By The Horse.com
March 29, 2016
The Bureau of Land Management (BLM) has announced the selections for the open positions on its nine-member National Wild Horse and Burro Advisory Board.
Ginger Kathrens, MA, of Fort Collins, Colorado, has been appointed for the category of humane advocacy; Ben Masters of Bozeman, Montana, has been appointed for the category of wildlife management; and Steven Yardley of Beaver, Utah, has been appointed for the category of livestock management. Each individual will serve a three-year term on the board.
Kathrens is the founder and executive director of the Colorado-based Cloud Foundation, a nonprofit organization that works to preserve wild horses on public lands. Kathrens is an Emmy award-winning creator of the acclaimed Public Broadcasting System series documenting the birth and life of a Pryor Mountains wild stallion called “Cloud.” Kathrens is an honor graduate of Bowling Green State University and holds a master’s degree in mass communications from Florida State University.
Masters, founder and chief executive officer of Fin & Fur Films LLC is best known for his successful documentary Unbranded, an account of a 3,000-mile ride on wild horses which was designed to raise awareness of the BLM’s adoption program and the myriad challenges facing public land managers. Masters holds a Bachelor of Science degree in wildlife and fisheries sciences from Texas A&M University.
Yardley, vice president of Yardley Cattle Company, is a public land rancher and private landowner who holds grazing permits from the BLM and the U.S. Forest Service. A graduate of Southern Utah University, Yardley has been active with the Future Farmers of America, Utah Cattlemen’s Association, National Cattlemen’s Beef Association, and Southern Utah University’s Block and Bridle Club. Currently, he serves as vice president of the Western Rangelands Conservation Association.
The National Wild Horse and Burro Advisory Board advises the BLM and the U.S. Forest Service on the management and protection of wild free-roaming horses and burros on public lands and national forests administered by those agencies, as mandated by the 1971 Wild Free-Roaming Horses and Burros Act. Members of the board, who represent various categories of interests, must have a demonstrated ability to analyze information, evaluate programs, identify problems, work collaboratively, and develop corrective actions. Information about the board can be found at http://www.blm.gov/wo/st/en/prog/whbprogram/Advisory_Board.html.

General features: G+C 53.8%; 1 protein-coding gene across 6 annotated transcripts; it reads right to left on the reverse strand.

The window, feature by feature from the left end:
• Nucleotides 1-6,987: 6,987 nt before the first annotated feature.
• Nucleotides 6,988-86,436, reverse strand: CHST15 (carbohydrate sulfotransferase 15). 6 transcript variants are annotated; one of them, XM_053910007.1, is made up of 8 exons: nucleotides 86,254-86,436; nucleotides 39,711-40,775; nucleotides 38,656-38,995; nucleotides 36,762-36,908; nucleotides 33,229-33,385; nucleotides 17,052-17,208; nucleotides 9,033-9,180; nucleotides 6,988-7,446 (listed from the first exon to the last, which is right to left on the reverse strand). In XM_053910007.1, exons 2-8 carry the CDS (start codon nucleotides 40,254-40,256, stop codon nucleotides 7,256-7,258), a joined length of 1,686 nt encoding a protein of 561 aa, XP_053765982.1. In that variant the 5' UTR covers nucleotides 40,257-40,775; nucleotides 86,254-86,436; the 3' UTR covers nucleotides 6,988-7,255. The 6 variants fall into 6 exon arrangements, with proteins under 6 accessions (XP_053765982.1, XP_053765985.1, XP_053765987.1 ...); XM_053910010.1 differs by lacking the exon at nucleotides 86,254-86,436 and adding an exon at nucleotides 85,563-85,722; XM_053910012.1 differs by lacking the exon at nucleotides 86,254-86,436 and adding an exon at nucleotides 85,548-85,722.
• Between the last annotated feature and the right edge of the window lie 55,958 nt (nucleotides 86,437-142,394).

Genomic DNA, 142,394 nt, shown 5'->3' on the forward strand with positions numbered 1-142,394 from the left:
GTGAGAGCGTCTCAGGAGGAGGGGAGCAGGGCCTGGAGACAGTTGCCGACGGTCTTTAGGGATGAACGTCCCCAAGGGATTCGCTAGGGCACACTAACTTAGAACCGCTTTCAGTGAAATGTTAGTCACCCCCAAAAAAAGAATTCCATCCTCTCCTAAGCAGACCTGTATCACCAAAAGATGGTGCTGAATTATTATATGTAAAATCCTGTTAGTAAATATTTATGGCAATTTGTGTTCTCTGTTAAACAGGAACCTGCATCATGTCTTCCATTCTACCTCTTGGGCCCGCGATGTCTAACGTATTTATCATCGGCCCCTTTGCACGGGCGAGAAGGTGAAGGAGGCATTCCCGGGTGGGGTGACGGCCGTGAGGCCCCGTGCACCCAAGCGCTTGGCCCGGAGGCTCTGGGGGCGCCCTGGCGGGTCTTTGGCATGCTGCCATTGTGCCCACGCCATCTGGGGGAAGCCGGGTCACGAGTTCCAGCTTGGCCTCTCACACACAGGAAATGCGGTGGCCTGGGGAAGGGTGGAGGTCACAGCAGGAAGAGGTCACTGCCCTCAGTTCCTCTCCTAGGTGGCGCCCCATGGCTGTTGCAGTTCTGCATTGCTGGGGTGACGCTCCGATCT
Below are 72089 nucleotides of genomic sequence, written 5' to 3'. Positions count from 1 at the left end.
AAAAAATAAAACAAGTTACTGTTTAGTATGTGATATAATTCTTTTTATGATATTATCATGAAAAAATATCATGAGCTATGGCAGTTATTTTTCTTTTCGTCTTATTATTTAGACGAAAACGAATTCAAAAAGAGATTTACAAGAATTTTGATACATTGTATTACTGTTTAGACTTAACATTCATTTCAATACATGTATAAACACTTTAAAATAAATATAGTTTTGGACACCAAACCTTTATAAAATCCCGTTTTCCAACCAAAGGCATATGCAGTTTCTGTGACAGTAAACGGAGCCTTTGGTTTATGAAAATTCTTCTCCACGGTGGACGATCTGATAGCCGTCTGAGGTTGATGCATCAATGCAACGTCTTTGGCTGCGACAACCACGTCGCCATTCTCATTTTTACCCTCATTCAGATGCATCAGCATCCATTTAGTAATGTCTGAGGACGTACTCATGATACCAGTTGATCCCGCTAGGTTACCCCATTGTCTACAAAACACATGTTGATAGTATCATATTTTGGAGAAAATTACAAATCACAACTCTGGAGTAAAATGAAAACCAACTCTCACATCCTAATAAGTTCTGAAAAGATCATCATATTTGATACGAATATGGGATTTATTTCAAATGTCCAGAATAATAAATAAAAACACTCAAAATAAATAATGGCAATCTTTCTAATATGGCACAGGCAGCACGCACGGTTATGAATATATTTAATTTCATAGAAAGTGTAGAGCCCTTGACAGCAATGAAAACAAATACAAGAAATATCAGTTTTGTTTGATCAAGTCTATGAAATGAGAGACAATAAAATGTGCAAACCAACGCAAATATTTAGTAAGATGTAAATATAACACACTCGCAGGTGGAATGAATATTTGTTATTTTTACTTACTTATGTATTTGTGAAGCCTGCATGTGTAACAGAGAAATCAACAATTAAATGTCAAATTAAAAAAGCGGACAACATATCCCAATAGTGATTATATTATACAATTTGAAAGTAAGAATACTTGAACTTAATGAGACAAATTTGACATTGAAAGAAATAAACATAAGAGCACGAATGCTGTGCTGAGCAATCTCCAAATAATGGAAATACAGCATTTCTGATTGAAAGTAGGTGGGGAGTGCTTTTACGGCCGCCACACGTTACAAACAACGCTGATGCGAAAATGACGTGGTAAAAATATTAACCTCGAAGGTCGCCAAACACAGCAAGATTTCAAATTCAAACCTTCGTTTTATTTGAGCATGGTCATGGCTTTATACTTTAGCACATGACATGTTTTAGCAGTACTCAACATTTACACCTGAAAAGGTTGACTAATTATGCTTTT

Among its current efforts to strengthen the Wild Horse and Burro Program, the BLM has been moving forward with a population-growth suppression strategy consistent with recommendations of a (http://www.thehorse.com/articles/32008/nas-pans-current-blm-mustang-mana...) National Academy of Sciences study issued in June 2013. The agency’s new population growth-suppression research, representing an investment of approximately $11 million in 20 research projects over five years, will focus on:
- Developing longer-lasting fertility-control agents;
- Evaluating the safety, feasibility, and effectiveness of spaying and neutering on-range wild horses; and
- Implementing better methods for estimating wild horse and burro populations.
To achieve those aims, BLM is working with the U.S. Geological Survey and five universities: University of Kentucky, Oregon State University, Colorado State University, Ohio State University, and Louisiana State University. Detailed information about each project is available at www.blm.gov.